We know people's time is important and whenever rain, wind and flooding – or all three – close our roads we work hard to reopen them as soon as possible.
But, clearing a closure on state routes and interstates isn't as simple as just brushing aside debris and waving vehicles through. Safety is always our top priority and sometimes the steps needed to keep the public and our workers out of harm's way means roads are closed longer than any of us like.
We were lucky during last week's storms that there were no serious injuries to drivers, even during massive landslides and washouts on Interstate 5 and US 12. We can't take that luck for granted, though.
Boulders the size of SUVs and even small houses rained down onto I-5 after the first initial slide on Dec. 9. Our precautions of keeping workers and drivers out of the area until the slope stabilizes meant no one was on the roadway when those boulders came down. The ongoing risk, though, meant we needed to be absolutely sure the slope was stable before we put crews or motorists back on the road. As for US 12, the roadway was literally washed away in three locations, making it unsafe for anyone to travel on the highway.
So, what goes into reopening any road after a closure?
We have maintenance crews that work around the clock to respond to problems as they occur. For smaller events, regional crews can sometimes do initial safety inspections, but large landslides or washouts require our geotechnical experts from headquarters to review the slope and analyze the danger. This work requires daylight, both to gather the best information as well as to safeguard the workers.
While we're waiting on geotechnical surveys, other employees work through the night planning for detours and also assembling the materials and crews that will be needed to begin clearing the materials that have blocked the road. Both are major undertakings. A detour from the northbound lanes onto one lane of southbound I-5 was planned near Woodland, for example, and would have been nearly five miles long and required hundreds of safety cones and barrels. Such work also requires some serious traffic control to keep workers and motorists safe.
We provide detours whenever we can and when U.S. 2 closed near Leavenworth last week we directed vehicles to use the Chumstick Highway during the 18 hour closure.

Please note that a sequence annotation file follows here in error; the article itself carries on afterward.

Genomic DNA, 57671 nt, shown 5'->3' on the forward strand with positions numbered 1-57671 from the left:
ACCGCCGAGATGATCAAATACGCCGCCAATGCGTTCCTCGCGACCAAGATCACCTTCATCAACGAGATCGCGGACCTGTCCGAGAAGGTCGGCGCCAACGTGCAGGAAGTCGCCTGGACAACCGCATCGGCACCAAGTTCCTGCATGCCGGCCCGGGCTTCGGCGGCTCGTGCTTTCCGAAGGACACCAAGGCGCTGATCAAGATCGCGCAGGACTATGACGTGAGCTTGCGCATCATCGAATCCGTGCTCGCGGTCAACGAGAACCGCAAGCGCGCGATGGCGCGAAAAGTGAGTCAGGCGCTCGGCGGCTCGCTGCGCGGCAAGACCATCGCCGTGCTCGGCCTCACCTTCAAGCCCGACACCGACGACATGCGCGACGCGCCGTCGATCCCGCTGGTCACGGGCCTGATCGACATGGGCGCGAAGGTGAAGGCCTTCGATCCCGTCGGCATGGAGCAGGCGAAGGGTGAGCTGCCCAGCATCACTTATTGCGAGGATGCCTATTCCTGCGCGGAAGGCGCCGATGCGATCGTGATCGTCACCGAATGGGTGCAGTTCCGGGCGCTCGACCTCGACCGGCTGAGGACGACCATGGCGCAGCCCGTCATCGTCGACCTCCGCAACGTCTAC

But, sometimes there just isn't a good, safe alternate route. That was the case in both the recent I-5 and US 12 closures, either because there weren't nearby routes or they were also closed due to weather or other problems. Before we set up a detour we also must map the route and ensure the road can handle all the additional traffic – sometimes smaller roads can't take the extra load. If we want to use county or city roads, we also must coordinate with local jurisdictions, who often are already swamped with their own emergency weather response.
On I-5 last week, we were able to open first one and then a second lane of roadway the evening of Dec. 10, about 27 hours after the landslide. A third lane remains closed due to continued work to stabilize the area to ensure additional slides are mitigated. This was a way to balance the need to get at least part of the road back open while still keeping everyone safe. Unfortunately, at US 12 the damage is so extensive that we couldn't reopen any portion of the highway. Repairs have started, but the road remains closed indefinitely.
|This picture of a washout on the west side of White Pass on US 12 shows the extensive|
damage that has closed the highway indefinitely while repairs begin.
Going forward, we remain committed to keeping people and goods moving. But, in all things, we also must ensure everyone's safety. We know it's frustrating to find a roadblock or have to delay travel plans, but we ask for your patience as we work to ensure you not only get where you're going, but that you do so safely.